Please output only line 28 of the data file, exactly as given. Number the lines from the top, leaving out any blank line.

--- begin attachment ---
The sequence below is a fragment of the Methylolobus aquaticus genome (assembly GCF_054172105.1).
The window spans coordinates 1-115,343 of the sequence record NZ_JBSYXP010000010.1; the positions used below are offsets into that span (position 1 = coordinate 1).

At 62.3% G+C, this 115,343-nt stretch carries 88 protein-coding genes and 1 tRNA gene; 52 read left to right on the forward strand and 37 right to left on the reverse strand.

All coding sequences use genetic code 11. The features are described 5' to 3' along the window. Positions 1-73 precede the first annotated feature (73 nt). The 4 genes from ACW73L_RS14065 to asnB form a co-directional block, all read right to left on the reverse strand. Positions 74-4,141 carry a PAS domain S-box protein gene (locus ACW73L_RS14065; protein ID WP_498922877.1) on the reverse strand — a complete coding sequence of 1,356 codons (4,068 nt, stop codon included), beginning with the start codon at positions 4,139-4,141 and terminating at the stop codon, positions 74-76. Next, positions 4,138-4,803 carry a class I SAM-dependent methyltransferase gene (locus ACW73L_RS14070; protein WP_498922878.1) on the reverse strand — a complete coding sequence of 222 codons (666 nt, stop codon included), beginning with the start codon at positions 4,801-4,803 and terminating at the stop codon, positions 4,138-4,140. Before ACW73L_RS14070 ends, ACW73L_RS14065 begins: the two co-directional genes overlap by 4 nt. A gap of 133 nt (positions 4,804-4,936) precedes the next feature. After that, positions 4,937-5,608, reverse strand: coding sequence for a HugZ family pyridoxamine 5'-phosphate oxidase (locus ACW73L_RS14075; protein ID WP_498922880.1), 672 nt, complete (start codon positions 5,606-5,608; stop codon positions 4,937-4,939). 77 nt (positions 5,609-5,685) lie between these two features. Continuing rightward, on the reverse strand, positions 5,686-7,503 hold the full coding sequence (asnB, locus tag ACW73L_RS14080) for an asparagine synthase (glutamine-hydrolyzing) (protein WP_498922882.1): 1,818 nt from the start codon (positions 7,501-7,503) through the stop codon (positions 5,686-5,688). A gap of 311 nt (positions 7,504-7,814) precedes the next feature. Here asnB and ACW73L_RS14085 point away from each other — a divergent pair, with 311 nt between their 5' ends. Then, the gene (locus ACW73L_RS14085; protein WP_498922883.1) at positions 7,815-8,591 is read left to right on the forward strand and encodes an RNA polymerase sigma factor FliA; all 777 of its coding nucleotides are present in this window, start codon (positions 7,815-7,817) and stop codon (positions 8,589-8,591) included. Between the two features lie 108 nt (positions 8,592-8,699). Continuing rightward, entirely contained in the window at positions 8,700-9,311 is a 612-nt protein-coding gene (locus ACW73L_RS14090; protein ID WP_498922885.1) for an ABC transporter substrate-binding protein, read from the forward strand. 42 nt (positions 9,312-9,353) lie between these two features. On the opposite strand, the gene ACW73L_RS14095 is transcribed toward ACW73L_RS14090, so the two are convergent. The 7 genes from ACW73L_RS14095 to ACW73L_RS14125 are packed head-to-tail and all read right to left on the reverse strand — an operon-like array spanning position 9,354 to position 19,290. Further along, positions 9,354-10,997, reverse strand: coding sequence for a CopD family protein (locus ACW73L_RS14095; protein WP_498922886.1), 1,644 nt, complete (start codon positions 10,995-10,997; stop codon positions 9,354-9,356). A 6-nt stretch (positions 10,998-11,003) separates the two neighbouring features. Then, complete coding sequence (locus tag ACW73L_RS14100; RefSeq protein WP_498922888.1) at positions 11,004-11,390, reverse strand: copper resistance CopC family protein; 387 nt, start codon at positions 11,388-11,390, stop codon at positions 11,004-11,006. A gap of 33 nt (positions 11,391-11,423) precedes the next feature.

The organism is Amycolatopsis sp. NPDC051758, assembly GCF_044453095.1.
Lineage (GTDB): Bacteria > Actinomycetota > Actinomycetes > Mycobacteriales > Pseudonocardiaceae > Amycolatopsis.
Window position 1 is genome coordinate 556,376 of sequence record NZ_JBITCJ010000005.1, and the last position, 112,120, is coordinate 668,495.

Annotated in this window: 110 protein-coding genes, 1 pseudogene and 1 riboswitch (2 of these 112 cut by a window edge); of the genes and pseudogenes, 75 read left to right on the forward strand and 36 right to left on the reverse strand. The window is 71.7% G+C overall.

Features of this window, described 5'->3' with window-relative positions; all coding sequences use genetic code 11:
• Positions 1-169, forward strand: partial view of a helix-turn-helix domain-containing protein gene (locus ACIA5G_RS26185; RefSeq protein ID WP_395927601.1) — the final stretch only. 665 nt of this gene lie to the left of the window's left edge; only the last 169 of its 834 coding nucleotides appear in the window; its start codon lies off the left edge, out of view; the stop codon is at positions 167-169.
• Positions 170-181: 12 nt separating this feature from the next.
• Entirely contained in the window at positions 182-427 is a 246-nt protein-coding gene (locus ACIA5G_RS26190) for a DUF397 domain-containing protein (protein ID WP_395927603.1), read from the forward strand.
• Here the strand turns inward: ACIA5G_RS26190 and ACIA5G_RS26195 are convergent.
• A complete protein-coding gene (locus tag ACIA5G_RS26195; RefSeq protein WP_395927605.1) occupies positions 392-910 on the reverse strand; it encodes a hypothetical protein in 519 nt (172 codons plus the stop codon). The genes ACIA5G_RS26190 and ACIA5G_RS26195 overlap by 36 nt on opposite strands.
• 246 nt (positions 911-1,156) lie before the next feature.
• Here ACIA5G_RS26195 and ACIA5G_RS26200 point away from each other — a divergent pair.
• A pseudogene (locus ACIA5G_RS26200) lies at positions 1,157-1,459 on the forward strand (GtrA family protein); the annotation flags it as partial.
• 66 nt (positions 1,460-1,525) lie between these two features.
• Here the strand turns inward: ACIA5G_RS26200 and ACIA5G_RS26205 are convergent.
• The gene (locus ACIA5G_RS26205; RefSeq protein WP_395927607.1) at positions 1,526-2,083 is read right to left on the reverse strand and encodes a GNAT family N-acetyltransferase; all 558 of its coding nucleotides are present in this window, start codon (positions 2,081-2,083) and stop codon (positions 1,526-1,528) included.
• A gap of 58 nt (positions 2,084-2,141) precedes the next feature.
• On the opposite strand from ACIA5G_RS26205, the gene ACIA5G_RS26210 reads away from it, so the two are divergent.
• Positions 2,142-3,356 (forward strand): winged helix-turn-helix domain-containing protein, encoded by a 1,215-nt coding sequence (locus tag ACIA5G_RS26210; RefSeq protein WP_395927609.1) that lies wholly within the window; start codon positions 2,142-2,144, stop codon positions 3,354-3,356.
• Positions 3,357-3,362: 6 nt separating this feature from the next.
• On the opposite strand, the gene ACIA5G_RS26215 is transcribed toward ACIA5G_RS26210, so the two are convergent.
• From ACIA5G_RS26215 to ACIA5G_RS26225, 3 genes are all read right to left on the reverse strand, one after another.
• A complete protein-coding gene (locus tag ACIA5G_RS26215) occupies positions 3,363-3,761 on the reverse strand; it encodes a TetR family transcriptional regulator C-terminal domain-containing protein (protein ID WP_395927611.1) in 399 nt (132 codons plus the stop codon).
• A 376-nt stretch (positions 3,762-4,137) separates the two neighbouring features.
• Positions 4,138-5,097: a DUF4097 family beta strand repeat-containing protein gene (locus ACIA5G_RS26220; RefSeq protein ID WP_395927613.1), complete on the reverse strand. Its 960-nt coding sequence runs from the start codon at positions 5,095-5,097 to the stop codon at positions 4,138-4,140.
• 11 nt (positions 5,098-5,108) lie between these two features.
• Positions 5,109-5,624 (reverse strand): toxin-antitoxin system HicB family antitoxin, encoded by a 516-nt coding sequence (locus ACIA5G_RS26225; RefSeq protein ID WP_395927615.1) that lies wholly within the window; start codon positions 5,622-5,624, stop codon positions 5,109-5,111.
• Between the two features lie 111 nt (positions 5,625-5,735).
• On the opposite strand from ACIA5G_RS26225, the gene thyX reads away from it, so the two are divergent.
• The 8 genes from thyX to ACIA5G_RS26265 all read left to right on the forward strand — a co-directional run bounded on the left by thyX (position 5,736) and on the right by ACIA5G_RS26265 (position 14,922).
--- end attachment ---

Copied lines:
• A 376-nt stretch (positions 3,762-4,137) separates the two neighbouring features.